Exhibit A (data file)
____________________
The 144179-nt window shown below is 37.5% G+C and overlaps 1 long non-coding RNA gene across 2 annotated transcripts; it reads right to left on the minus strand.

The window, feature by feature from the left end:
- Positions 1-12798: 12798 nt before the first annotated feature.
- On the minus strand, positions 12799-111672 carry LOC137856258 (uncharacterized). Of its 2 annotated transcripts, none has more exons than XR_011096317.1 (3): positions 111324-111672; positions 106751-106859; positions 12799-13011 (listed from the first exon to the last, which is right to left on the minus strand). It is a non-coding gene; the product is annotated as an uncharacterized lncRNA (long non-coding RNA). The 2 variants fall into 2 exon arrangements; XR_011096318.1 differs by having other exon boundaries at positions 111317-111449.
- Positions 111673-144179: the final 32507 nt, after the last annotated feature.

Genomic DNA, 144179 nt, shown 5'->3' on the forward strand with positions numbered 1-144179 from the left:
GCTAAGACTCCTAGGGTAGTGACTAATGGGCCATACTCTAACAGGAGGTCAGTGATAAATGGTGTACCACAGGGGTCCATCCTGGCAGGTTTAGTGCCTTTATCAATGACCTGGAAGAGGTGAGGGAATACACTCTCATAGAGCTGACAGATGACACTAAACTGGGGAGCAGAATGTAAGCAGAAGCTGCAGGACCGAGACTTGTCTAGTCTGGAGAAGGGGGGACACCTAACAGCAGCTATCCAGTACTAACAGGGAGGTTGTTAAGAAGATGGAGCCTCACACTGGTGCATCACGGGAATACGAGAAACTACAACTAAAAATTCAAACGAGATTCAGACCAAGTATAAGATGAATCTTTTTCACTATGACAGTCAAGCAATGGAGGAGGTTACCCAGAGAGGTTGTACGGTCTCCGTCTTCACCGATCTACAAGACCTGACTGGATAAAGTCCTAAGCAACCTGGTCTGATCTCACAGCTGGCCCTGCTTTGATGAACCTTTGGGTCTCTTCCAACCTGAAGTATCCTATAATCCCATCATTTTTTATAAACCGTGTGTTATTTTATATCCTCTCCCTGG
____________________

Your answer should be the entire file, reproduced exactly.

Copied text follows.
The 144179-nt window shown below is 37.5% G+C and overlaps 1 long non-coding RNA gene across 2 annotated transcripts; it reads right to left on the minus strand.

The window, feature by feature from the left end:
- Positions 1-12798: 12798 nt before the first annotated feature.
- On the minus strand, positions 12799-111672 carry LOC137856258 (uncharacterized). Of its 2 annotated transcripts, none has more exons than XR_011096317.1 (3): positions 111324-111672; positions 106751-106859; positions 12799-13011 (listed from the first exon to the last, which is right to left on the minus strand). It is a non-coding gene; the product is annotated as an uncharacterized lncRNA (long non-coding RNA). The 2 variants fall into 2 exon arrangements; XR_011096318.1 differs by having other exon boundaries at positions 111317-111449.
- Positions 111673-144179: the final 32507 nt, after the last annotated feature.

Genomic DNA, 144179 nt, shown 5'->3' on the forward strand with positions numbered 1-144179 from the left:
GCTAAGACTCCTAGGGTAGTGACTAATGGGCCATACTCTAACAGGAGGTCAGTGATAAATGGTGTACCACAGGGGTCCATCCTGGCAGGTTTAGTGCCTTTATCAATGACCTGGAAGAGGTGAGGGAATACACTCTCATAGAGCTGACAGATGACACTAAACTGGGGAGCAGAATGTAAGCAGAAGCTGCAGGACCGAGACTTGTCTAGTCTGGAGAAGGGGGGACACCTAACAGCAGCTATCCAGTACTAACAGGGAGGTTGTTAAGAAGATGGAGCCTCACACTGGTGCATCACGGGAATACGAGAAACTACAACTAAAAATTCAAACGAGATTCAGACCAAGTATAAGATGAATCTTTTTCACTATGACAGTCAAGCAATGGAGGAGGTTACCCAGAGAGGTTGTACGGTCTCCGTCTTCACCGATCTACAAGACCTGACTGGATAAAGTCCTAAGCAACCTGGTCTGATCTCACAGCTGGCCCTGCTTTGATGAACCTTTGGGTCTCTTCCAACCTGAAGTATCCTATAATCCCATCATTTTTTATAAACCGTGTGTTATTTTATATCCTCTCCCTGG